Dorset Fraudster Jailed For Seven Years

The Dorset manager of an investment fund who spent millions of pounds of investors' money to pay for his "lavish lifestyle'' has been jailed for seven years.

Benjamin Wilson, 35, duped "several hundred'' investors including close friends and colleagues into investing nearly £22 million into SureInvestment, London's Southwark Crown Court heard.

He used the cash to pay for a multimillion-pound new home as well as buying racehorses, a luxury sports car and gambling in Las Vegas.

Wilson doctored business statements to hide his fraudulent activity, using Google Images to copy the signature of author Terry Pratchett to sign off audit reports, the court heard.

He pleaded guilty in December 2013 to two counts of forgery and one of fraud, having previously admitted a charge of operating a collective investment scheme without authorisation.

Sentencing Wilson to seven years, Judge Michael Grieve said Wilson had carried out an ``utterly shameless confidence fraud'' targeting victims who invested money ``they could ill afford to lose''.

He had used the cash to fund a lifestyle of ``untold lavishness and luxury'', the judge said.

Opening the case earlier, prosecutor Michael Brompton QC said Wilson was a ``cunning and sophisticated man'' who targeted a large number of victims, many of whom were vulnerable.

``Between 2003 and 2010 he obtained funds totalling approximately £21.8 million from several hundred private investors which he purported to invest in a collective scheme managed by him,'' the barrister said.

``He offered investors huge returns on their money and pretended that he had succeeded in obtaining them. In fact most of the money was uninvested and that which was invested produced paltry returns or, more frequently, losses.''

The rest of the money was used to pay for Wilson's ``extravagant lifestyle'' and to ``defray the overheads of his business facade'', Mr Brompton said.

Most of the investors were recruited by word of mouth including friends and members of his local golf club and later by a firm of financial advisors, the court heard.

Some of the investors appeared to be ``wealthy people'' but most suffered ``grievous losses'', Mr Brompton said.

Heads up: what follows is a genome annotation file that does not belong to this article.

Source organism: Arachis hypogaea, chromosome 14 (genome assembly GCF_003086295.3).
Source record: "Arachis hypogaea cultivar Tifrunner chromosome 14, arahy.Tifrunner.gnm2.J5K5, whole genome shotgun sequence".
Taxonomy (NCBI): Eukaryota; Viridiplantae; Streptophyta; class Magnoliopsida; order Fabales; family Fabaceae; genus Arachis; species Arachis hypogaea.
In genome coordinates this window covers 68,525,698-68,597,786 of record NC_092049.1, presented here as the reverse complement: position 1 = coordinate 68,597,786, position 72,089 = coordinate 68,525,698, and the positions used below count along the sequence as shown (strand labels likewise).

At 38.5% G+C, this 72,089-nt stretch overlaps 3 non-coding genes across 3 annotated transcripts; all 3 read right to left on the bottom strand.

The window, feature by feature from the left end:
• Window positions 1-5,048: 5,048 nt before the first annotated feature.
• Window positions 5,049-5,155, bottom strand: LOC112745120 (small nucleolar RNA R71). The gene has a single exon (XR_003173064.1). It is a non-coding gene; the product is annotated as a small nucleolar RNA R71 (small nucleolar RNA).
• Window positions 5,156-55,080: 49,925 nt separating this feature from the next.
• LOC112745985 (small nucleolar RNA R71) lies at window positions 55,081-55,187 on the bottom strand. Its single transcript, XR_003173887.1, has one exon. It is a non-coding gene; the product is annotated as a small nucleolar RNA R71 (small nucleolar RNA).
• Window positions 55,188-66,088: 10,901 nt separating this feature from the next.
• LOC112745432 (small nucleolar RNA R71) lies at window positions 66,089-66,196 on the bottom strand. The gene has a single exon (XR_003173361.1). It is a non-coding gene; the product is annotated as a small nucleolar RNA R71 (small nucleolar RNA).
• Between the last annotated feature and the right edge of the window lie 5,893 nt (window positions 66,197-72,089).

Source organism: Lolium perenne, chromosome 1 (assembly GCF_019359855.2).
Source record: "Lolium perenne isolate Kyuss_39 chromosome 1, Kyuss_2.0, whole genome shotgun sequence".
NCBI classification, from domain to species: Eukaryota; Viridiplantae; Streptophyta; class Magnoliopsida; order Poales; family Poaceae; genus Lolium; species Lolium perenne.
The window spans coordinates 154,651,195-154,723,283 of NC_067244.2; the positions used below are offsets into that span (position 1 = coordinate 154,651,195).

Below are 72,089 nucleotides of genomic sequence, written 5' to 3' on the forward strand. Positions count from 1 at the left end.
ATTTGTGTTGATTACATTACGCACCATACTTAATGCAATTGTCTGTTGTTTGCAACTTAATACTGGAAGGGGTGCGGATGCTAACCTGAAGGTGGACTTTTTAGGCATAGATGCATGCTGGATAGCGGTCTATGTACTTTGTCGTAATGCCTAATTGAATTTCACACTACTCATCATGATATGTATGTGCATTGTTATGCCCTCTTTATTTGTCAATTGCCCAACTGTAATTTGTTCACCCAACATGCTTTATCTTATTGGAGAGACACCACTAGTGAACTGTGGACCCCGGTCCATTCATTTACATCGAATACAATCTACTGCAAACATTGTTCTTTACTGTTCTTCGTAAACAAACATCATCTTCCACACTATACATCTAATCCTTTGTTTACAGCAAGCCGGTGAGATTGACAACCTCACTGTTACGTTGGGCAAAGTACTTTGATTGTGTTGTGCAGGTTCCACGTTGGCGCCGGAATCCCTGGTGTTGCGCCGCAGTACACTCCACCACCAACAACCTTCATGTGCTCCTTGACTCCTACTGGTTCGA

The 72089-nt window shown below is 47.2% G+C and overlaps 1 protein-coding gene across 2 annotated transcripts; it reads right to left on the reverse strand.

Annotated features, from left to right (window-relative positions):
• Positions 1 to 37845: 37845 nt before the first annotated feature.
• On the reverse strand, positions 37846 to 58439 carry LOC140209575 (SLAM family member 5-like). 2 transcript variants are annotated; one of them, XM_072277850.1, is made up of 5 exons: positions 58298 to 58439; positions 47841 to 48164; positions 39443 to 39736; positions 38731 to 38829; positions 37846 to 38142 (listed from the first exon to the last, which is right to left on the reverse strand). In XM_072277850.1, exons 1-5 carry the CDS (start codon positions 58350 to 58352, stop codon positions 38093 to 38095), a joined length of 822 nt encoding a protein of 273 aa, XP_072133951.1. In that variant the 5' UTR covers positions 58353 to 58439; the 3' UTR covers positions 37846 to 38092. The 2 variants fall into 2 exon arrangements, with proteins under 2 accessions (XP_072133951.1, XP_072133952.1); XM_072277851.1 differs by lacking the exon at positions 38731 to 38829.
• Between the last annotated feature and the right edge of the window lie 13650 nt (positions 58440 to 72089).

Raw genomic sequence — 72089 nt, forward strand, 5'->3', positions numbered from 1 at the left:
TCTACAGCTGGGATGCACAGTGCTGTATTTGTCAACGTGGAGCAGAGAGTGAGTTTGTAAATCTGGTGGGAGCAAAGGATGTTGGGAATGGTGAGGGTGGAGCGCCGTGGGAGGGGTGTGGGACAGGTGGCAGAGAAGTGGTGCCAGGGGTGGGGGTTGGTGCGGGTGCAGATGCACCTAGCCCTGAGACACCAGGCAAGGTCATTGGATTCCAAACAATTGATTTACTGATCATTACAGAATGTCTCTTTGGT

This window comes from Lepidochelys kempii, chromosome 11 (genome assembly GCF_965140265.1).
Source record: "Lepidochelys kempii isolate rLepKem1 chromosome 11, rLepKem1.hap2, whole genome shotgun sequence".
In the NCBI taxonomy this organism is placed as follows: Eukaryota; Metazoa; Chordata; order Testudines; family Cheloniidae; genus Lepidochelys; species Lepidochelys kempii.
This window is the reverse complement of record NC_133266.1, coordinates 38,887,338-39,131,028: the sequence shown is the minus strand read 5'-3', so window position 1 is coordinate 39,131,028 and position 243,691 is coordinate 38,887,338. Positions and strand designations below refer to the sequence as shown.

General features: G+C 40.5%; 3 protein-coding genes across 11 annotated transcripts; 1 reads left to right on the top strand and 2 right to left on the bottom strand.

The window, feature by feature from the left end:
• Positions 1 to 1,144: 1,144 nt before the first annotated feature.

Wilson, from Verwood, told investors the fund was based in the British Virgin Islands and therefore not under regulation from the Financial Conduct Authority (FCA), the court heard.

``In fact there was no such fund in the British Virgin Islands,'' Mr Brompton said, adding the money was instead held in the UK bank accounts in Wilson's name.

In 2008, Wilson used investors' cash to take on new offices in Bournemouth which he refurbished to include a bar, massage room and a games room, the court heard.

He recruited new ``mostly youthful'' employees, including two trainee traders, with no experience of trading on financial markets, the hearing was told.

``They spent most of their time on computer simulations and rarely traded live,'' Mr Brompton said.

The employees were not accomplices and had also invested into the fund which Wilson claimed was now worth more than 100 million dollars, the prosecutor said.

The court heard £20 million of investors' cash was paid into Wilson's fund between 2009 and 2010 and less than £4 million was invested with brokers, while some £6 million was spent on Wilson's personal expenditure, Mr Brompton said.

He used the cash to buy a house for £4 million with refurbishments costing £500,000 as well as spending £200,000 on cars including a Ferrari California costing £160,000 and £200,000 on racing and racehorses.

Other spending included £100,000 on shopping, £75,000 on golf and more than £85,000 on a gambling trip to Las Vegas, the court heard.

Some £4 million was also spent on business expenses including almost £1 million on new offices in Poole, Dorset.

Investors included professional rugby player Charles Amesbury, a school friend of one of Wilson's traders, and Keith Satchell, a life assurance company director whose son was Wilson's best friend from childhood, the court heard.

Wilson, a Swansea University graduate, who previously worked for computer company Intel, was arrested in June 2011, the hearing was told.

The court heard Wilson paid out £4 million to a handful of investors and a further #5.3 million had been recovered - leaving £12 million still outstanding.

The defendant, who has since been declared bankrupt, was jailed for five months in April 2012 for breaching a freezing order imposed by the High Court.

Wilson, wearing a shirt and grey jumper in the dock, showed no reaction as he was told he must serve half of his seven-year sentence in prison before being released on licence.

He was also banned from working as a company manager or director for 15 years and a confiscation order was made for just £1 due to Wilson's bankruptcy.

It is estimated a further £444,500 will be recovered for investors, the court heard.

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